RANA’S WEDDING (aka: ANOTHER DAY IN JERUSALEM)
(director: Hany Abu-Assad; screenwriters: Liana Badr/Ihab Lamey; cinematographer: Brigit Hillenius; editor: Denise Jansee; music: Bashar Abd Rabbou/Mariecke van der Linden; cast: Clara Khoury (Rana), Khalifa Natour (Khalil), Ismael Dabbag (Ramzy), Walid Abed Elsalam (Marriage Official), Zuher Fahoum (Abu Siad, Rana’s father), Bushra Karaman (Rana’s grandmother); Runtime: 90; MPAA Rating: NR; producers: Bero Beyer/George Ibrahim; Arab Film Distribution; 2002-Palestine-in Arabic with English subtitles)
“What’s interesting are the shots of daily life in East Jerusalem and how it’s seen through the eyes of the Arab heroine.”
Reviewed by Dennis Schwartz
A less than rosy outlook at the Israeli occupation of the Palestine territories, as directed by Palestinian filmmaker Hany Abu-Assad (“Paradise Now”/”Ford Transit”). It’s written byLiana Badr and Ihab Lamey.
It chronicles the predicament of the feisty 17-year-old Rana (Clara Khoury), who lives with her wealthy parents in occupied East Jerusalem. Her fatherAbu Siad (Zuher Fahoum) is moving to Cairo and has given her a choice,she can stay home and choose from a list of potential husbands selected by her father or she can travel to Egypt with her father to finish her studies. The headstrong Rana is in love with theater director Khalil (Khalifa Natour), a Palestinian who runs a theater in Ramalla, and wishes to make her own choice–so she chooses to marry Khalil.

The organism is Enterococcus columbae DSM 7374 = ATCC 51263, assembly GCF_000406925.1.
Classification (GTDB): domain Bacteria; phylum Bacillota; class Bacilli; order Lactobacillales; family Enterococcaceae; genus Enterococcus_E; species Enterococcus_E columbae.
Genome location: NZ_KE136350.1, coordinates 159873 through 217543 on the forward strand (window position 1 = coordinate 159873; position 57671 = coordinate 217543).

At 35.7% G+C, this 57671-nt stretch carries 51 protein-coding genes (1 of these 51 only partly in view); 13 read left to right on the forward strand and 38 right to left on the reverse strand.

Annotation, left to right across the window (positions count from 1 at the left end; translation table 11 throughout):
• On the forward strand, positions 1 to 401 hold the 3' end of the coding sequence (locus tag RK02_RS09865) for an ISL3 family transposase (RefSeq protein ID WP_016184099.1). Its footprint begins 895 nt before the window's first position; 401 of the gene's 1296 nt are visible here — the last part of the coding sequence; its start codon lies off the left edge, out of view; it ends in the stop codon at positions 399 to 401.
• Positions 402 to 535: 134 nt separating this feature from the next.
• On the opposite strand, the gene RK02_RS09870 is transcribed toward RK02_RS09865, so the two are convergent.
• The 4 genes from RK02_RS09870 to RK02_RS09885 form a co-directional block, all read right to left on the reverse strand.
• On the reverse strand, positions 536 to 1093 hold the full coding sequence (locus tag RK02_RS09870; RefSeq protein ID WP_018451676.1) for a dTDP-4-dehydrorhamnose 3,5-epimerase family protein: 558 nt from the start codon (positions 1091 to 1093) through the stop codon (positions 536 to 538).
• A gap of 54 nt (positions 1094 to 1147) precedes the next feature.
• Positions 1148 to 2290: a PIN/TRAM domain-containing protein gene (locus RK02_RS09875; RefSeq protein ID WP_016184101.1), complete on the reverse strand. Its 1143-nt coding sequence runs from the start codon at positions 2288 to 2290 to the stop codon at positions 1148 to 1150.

Rana must unite with the free-spirited artistic Khalil before the 4 P.M. deadline, but the groom is unable to reach Jerusalem that night because of a bombing. They meet the next day and locate a registrar who they must convince to marry them. They also must convince her father that Khalil’s the right choice rather than the good-provider young professional men he has chosen. There’s gridlock in Jerusalem due to the roadblocks, closed borders, rock throwing Palestinian youths and the rigid Israeli authorities and their power plays, as the wedding story becomes an obvious metaphor for the hardship of life for those Palestinians who live in an occupied land. That the wedding does take place at the last minute despite both irritating and harrowing hassles, becomes a sign of hope–even if the wedding is held in a car on the road.
The slight story is eloquently told. What’s interesting are the shots of daily life in East Jerusalem and how it’s seen through the eyes of the Arab heroine. Some of the film’s grimness is removed by its unsettling comical moments and the sympathy laid on the earnest sweet young couple as the hope for a better future. Its final words, said over the credits, are from “State of Siege,” a militant poem by Mahmoud Darwish, that calls for ongoing Palestinian resistance and faith in the future.
It was shot on location in East Jerusalem, Ramallah and at checkpoints in-between.
REVIEWED ON 7/30/2011 GRADE: B